The waivers are simply put, the best chance you have at getting quality breakout players as they start to perform. All free-agent players are put on waiver status until a specified time each week. This is usually Wednesday mornings for my leagues. After the waiver claims have cleared, all players are free agents again.
Tips to not waste your waiver priority:
- Don't go after completely unknown quantities. I'm looking at you Rishard Higgins last year. Any Browns player that goes nuts on Week 1 should be ignored. Either wait for a pattern to emerge (two to three weeks of solid production) or hold your waiver priority for a better grab
- Don't go after handcuffs with your waiver claim. Handcuffs are insurance against the first-string player getting hurt and are therefore only of theoretical value.
- If you're going to use up your waiver priority, consider batching claims that week. If you're already going to lose your priority spot, go all the way and pick up two or three guys instead of just one. It's like compounding credit report inquiries all on one day so that you only get hit once in total.
Research Your Trades Properly
There are two halves to analyzing your trades. The first is finding a player you want and recognizing if you have a player on your team that their team could potentially use. The second is understanding the person you're trading with. Are they a vehement Colts fan? They may want to make you give up your top three players for Andrew Luck, even if he's injured.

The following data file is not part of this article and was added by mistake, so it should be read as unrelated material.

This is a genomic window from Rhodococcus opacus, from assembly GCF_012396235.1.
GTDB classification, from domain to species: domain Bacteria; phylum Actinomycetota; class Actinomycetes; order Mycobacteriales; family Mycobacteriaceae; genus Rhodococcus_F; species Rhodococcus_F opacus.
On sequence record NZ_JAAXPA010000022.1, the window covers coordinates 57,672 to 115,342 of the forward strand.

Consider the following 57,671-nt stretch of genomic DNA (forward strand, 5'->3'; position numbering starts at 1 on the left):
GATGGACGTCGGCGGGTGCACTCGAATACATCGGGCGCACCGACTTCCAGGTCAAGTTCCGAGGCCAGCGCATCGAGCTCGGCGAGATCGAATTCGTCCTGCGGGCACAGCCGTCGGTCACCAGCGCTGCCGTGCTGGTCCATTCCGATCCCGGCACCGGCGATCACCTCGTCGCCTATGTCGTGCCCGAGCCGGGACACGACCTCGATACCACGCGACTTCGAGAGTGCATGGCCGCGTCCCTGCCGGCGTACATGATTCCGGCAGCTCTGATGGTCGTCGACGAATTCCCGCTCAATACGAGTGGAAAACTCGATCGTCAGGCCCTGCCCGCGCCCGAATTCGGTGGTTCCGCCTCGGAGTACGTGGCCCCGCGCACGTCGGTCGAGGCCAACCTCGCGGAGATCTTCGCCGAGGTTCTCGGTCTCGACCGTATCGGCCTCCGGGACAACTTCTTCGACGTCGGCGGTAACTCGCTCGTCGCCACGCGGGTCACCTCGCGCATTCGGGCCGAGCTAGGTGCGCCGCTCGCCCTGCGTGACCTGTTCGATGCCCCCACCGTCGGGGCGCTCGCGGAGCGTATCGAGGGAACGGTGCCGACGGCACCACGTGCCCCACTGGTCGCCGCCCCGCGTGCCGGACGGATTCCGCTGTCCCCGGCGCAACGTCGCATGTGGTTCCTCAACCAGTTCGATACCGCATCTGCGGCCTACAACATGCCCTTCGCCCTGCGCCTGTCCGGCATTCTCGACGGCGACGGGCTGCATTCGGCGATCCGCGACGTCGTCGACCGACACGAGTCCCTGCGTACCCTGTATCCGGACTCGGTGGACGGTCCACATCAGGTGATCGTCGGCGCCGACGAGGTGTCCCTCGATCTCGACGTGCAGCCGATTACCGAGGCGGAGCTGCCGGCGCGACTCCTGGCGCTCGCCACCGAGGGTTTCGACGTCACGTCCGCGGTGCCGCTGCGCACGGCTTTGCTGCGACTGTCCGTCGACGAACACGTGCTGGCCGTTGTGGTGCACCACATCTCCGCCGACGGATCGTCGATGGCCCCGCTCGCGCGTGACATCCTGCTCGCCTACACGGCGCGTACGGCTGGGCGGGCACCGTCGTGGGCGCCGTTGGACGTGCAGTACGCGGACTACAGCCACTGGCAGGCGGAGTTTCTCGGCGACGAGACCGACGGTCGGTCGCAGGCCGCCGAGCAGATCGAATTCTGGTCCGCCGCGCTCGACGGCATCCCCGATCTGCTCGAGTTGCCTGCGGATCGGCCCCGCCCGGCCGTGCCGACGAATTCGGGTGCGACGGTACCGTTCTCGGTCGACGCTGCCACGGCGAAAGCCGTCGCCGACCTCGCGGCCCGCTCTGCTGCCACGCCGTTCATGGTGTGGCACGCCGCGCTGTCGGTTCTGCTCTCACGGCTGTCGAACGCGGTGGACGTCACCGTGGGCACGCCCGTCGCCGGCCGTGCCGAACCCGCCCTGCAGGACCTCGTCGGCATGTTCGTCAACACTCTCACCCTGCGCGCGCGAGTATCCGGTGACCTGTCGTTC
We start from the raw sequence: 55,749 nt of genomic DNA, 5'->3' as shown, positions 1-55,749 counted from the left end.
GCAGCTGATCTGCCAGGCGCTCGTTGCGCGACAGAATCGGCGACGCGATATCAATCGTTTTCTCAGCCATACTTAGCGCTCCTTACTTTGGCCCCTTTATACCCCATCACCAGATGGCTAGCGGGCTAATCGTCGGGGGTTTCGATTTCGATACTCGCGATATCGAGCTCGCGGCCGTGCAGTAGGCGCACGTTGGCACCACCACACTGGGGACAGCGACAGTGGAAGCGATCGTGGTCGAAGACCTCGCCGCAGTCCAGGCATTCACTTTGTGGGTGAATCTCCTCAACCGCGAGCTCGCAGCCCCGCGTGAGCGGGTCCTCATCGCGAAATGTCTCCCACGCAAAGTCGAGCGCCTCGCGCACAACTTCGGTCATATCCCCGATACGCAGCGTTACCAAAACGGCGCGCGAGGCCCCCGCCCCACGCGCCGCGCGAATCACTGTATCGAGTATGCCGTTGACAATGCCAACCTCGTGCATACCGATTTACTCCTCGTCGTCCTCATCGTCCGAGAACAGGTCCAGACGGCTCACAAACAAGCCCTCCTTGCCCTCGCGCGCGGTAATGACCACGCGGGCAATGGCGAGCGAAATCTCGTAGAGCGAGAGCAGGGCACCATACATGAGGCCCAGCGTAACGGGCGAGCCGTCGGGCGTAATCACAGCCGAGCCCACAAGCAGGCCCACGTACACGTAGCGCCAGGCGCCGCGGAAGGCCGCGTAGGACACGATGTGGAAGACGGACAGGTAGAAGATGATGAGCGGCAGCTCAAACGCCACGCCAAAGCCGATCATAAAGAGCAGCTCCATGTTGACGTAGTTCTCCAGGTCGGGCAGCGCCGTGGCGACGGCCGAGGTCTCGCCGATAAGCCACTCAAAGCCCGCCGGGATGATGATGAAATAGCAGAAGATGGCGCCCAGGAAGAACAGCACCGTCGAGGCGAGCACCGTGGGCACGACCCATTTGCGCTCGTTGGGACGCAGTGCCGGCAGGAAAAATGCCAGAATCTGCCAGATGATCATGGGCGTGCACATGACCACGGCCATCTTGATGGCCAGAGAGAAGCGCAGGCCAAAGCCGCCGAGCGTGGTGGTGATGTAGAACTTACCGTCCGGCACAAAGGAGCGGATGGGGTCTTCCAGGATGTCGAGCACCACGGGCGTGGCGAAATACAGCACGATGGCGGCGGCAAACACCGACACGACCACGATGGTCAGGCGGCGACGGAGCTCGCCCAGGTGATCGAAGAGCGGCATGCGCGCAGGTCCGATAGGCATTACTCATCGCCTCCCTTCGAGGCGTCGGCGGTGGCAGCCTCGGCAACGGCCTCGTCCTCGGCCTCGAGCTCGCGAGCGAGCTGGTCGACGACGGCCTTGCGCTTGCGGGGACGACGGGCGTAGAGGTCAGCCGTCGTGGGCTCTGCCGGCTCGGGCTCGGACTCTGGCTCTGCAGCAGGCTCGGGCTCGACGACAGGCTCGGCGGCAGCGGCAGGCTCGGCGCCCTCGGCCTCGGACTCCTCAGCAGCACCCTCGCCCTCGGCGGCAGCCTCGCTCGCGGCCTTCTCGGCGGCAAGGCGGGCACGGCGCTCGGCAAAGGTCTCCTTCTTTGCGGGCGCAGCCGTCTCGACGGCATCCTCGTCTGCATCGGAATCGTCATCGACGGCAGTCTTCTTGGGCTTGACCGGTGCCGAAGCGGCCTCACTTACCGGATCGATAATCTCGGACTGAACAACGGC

Your trades are generally one half rational and one half irrational. It's not usually triggered by past statistics, but rather the irrational beliefs that a particular player will be better than their past indicates.
Don't get caught up in trying to judge the future. Proceed as if each player will do more-or-less as well as they have been and stake that against your own outgoing player.
Don't get desperate. Your start QB may have just gone down with an injury, but your rival teams are expected a knee-jerk response from you. To show people that you're not desperate, consider picking up a decent free-agent QB for your roster while you shop trades for an elite-tier QB. That way you can still maintain the "take it or leave it" facade.
Don't simply accept trades because you don't want to seem like a buzzkill. There's plenty of peer pressure that goes into trading. Respectfully respond to each trade as if it's being made by a stranger. These are your friends, but with trades, it simply has to be business, not personal. They may be your comrades, but in fantasy football, everyone is the enemy.
Utilize Pro Football Metrics Sites and NFL Next Gen Stats
Pro Football Focus and NFL Next Gen Stats both have useful metrics that can turn the tide between your and your opponents. These graphs are compiled by industry experts that can show different sides to players than you can see by watching the game itself or agonizing over their stats. This is a constantly evolving area of fantasy sports and to keep your lead, you must utilize it.
Don't Get All Your Information From One Source
Oftentimes NFL.com will have one perspective, while ESPN will have another. Fantasy football is about speculation, luck and opportunity. If you do research before the draft, utilize the waivers post-draft, and look for trade opportunities you'll be in the winning side of your league at the very least. Perfect your routine and set yourself up to get lucky. I look forward to seeing you in the championship.